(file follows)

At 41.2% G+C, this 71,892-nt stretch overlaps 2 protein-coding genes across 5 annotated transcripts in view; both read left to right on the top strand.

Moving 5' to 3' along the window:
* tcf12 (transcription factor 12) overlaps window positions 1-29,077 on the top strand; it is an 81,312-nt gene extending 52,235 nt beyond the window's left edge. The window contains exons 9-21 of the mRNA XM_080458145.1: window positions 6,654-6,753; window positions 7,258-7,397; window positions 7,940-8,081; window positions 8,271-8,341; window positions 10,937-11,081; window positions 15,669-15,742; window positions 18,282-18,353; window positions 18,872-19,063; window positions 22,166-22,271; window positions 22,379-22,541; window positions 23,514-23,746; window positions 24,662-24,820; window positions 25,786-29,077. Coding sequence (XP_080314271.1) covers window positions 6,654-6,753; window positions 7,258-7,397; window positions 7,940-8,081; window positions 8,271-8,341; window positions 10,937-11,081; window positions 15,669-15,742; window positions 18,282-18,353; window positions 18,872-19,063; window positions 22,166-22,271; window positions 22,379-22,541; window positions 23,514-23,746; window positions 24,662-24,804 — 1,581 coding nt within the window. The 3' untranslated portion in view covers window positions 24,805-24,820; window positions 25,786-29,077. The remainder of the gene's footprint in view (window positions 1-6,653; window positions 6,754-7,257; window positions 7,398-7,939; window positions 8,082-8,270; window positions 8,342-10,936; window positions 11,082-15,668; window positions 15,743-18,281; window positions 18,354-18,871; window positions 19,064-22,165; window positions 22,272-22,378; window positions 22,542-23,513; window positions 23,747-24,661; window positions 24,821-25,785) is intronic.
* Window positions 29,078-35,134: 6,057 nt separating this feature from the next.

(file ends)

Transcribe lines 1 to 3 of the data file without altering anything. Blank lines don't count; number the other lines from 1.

At 41.2% G+C, this 71,892-nt stretch overlaps 2 protein-coding genes across 5 annotated transcripts in view; both read left to right on the top strand.

Moving 5' to 3' along the window:
* tcf12 (transcription factor 12) overlaps window positions 1-29,077 on the top strand; it is an 81,312-nt gene extending 52,235 nt beyond the window's left edge. The window contains exons 9-21 of the mRNA XM_080458145.1: window positions 6,654-6,753; window positions 7,258-7,397; window positions 7,940-8,081; window positions 8,271-8,341; window positions 10,937-11,081; window positions 15,669-15,742; window positions 18,282-18,353; window positions 18,872-19,063; window positions 22,166-22,271; window positions 22,379-22,541; window positions 23,514-23,746; window positions 24,662-24,820; window positions 25,786-29,077. Coding sequence (XP_080314271.1) covers window positions 6,654-6,753; window positions 7,258-7,397; window positions 7,940-8,081; window positions 8,271-8,341; window positions 10,937-11,081; window positions 15,669-15,742; window positions 18,282-18,353; window positions 18,872-19,063; window positions 22,166-22,271; window positions 22,379-22,541; window positions 23,514-23,746; window positions 24,662-24,804 — 1,581 coding nt within the window. The 3' untranslated portion in view covers window positions 24,805-24,820; window positions 25,786-29,077. The remainder of the gene's footprint in view (window positions 1-6,653; window positions 6,754-7,257; window positions 7,398-7,939; window positions 8,082-8,270; window positions 8,342-10,936; window positions 11,082-15,668; window positions 15,743-18,281; window positions 18,354-18,871; window positions 19,064-22,165; window positions 22,272-22,378; window positions 22,542-23,513; window positions 23,747-24,661; window positions 24,821-25,785) is intronic.